Busy days await Anita Dube, the first female curator of India’s first biennale — Kochi Muziris Biennale — as the event starts from December 12 till March 29. But she is calm and poised. Sitting at Pepper House, Fort Kochi, one of the biennale venues, she says calmly, “It is a hectic moment, but everything is under control. We don’t have to panic. Every day, there is a checklist of what is to be done. Shipments have begun to arrive. Structures have to be made and walls have to be built as per each artist’s specifications. All these works are going on.”
She knows that this massive project is a once-in-a-lifetime opportunity and is confident of revealing her vision to the world. She is not worried about the ‘first female’ tag. “Five or 10 years ago, I wouldn’t have been ready to do it. But now, I have the maturity and experience,” she says. “It is just that you should be ready to do it. I didn’t accept the offer instantly. I took a day to decide,” adds Anita, a contemporary artist, who compares conceptualising biennale with building a structure.
Dube hails from Lucknow, and has completed her MVA (art criticism) from the Faculty of Fine Arts, Maharaja Sayajirao University in Baroda. She was offered the curatorship soon after she built her own studio. “When you are building a structure, you have no idea about the outcome. Biennale is also similar. It is quite massive and I am responsible for its conceptualisation. When it comes to production, I am not the sole soul who does it. The whole team is involved. Of course, I am a part of it and our paths cross, but my basic job is to conceptualise and oversee the production.”
After one year’s research, Anita has zeroed in on the concept ‘Possibilities for a Non-Alienated Life’ for the biennale, which, she feels, is the topic of the moment. “These days, we all are connected through a phone. But when a crisis occurs, there will be no one because we are fractured due to various reasons such as breakdown of a deep-rooted family system. Here, I am looking for ways through which we can get past these problems. There is no immediate solution,” she says, adding, “Art can never solve a problem. It can only propose certain thoughts. It is like a mathematician proposing a formula for the future. You never know who will take it up or if society will dismiss it. As a curator, I propose what I believe, is the best at the moment.”
It has been an enriching experience for the curator to travel across the globe, meeting artists. “I am grateful to the Biennale Foundation for letting me meet these wonderful talents at their studios, spend time with them and understand their work. That has been the exciting part. Conversations are the seeds from which ideas grow. Some unexpected meetings have helped me expand my idea about the biennale,” Anita says.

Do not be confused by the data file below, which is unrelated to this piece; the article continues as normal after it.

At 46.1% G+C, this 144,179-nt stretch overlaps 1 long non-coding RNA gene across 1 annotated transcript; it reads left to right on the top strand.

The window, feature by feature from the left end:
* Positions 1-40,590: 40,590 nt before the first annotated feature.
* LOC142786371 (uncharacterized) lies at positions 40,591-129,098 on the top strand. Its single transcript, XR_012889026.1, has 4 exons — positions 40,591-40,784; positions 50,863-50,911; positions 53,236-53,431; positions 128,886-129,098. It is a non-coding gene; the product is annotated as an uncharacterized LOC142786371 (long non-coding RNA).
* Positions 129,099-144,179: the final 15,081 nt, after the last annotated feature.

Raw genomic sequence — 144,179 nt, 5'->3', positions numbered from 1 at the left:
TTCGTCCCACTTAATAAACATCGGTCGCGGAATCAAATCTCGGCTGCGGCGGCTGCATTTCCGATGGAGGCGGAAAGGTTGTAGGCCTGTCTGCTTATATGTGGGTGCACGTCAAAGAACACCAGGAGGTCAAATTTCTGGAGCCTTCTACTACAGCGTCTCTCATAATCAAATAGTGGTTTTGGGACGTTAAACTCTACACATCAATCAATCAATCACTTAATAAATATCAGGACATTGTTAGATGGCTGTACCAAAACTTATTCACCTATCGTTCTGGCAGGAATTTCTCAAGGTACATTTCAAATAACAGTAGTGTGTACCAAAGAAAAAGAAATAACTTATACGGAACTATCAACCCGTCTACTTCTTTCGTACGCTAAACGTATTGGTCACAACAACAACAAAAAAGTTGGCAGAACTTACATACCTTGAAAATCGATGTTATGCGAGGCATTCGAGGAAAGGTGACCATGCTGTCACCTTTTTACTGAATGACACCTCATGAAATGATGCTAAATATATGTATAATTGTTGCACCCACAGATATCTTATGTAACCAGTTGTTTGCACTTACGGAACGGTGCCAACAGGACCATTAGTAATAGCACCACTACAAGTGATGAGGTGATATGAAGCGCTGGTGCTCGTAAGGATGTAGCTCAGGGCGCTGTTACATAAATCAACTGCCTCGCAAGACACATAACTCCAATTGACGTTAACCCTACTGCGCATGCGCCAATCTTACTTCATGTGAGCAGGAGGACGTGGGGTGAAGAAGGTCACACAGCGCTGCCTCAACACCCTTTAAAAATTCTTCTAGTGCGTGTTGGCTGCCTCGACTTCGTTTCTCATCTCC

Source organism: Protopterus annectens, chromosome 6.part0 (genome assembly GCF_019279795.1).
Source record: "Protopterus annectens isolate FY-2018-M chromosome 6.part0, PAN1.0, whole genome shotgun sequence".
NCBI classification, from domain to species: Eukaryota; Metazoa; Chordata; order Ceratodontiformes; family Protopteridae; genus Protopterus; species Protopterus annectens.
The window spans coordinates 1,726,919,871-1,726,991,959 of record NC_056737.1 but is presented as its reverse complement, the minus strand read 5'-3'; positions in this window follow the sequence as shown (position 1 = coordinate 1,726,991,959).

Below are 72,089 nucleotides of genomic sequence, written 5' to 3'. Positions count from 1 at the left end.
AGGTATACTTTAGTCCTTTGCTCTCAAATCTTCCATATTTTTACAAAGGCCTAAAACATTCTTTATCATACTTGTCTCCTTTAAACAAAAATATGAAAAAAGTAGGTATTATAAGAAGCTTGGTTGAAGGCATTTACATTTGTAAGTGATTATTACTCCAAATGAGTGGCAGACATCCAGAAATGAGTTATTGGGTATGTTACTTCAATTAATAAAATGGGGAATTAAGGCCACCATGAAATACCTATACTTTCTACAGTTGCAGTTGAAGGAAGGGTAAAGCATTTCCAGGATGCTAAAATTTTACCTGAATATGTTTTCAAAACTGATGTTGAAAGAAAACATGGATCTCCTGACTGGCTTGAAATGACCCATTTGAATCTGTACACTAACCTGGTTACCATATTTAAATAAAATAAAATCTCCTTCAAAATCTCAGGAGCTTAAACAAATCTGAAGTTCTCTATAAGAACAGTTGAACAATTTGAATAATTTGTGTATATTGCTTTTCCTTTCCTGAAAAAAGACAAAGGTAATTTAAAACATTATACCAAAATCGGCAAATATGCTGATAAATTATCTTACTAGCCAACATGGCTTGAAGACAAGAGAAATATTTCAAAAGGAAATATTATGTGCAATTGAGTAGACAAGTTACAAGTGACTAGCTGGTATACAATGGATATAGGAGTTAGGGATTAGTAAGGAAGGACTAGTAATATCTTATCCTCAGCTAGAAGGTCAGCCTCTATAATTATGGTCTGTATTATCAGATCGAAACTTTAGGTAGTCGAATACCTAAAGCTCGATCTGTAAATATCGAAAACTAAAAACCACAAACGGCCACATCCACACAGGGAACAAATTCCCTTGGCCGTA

One such experience has been learning about the Punk Rock Group. “I came to know about them while visiting Malaysia. It is a group of nine young tribal people — six men and three women — who travel around interacting with their community. They also make art, and solve problems of the community through intervention, discussion, music and workshops. I found it very interesting. We don’t have many such groups here except Oorali, the music band that travels around in a bus communicating with people. We have invited Punk Rock here. They will showcase their existing works, and will also create a new work here,” says Anita who believes the audience will be able to sense the female sensibility in the arrangement, choice of artists and the whole rhythm of the biennale. “It is hard to explain that. One should experience it by visiting the biennale,” she laughs. Interestingly, she has picked up artists from the south of the equator. The 2018 biennale will see talents from South East Asia, Africa and Latin America. Filtering names has been a challenging task, she says. “You have to make hard choices sometimes,” she smiles. “A curator chooses an artist not counting her/his popularity, but because that person’s thoughts synchronise with the curator’s,” she says.
“In this biennale, you will see the way I understand art, the world, and what I want to tell people. There will be more female artists than male ones, which, I think, has not happened even on the international platform. Also, there will be some dynamic women like Guerilla Girls, who will showcase their works here,” she adds.
Women of all age groups will participate in the biennale. Quiz her on how she is planning to make the venue female-friendly in the wake of the recent developments, and she says, “We are designing a booth where one can immediately report any problem.” Anita who was a member of the short-lived yet influential Radical Painters and Sculptors Association that created a new wave in Indian art brings a wealth of experience with her. She has had showings across the world — New Delhi, Berlin, Mumbai, Paris etc.
The biennale has two parts — an exhibition and a public pavilion in Cabral Yard where people can come and share their ideas. “A knowledge lab where people can read out passages or write poems. We are also striving hard to make venues wheelchair-friendly,” says Anita, who had to confront difficult times such as the recent floods that devastated Kerala. They had their moments of doubt, she says. “We were wondering whether we should postpone the event. Then we reached a consensus that biennale will lift up people’s spirits. The government also supported the foundation,” says the artist who lives in Greater Noida. The materials used for building the pavillion will later be repurposed to build homes for the flood-affected. “Recycling is a good thing. If we don’t do that, we will be harming our planet,” she feels.
As the curtains of the biennale are about to rise, Anita is hopeful. She is curious to know what people will absorb and how long it will linger in them. Of course, she wants to leave deep impressions!...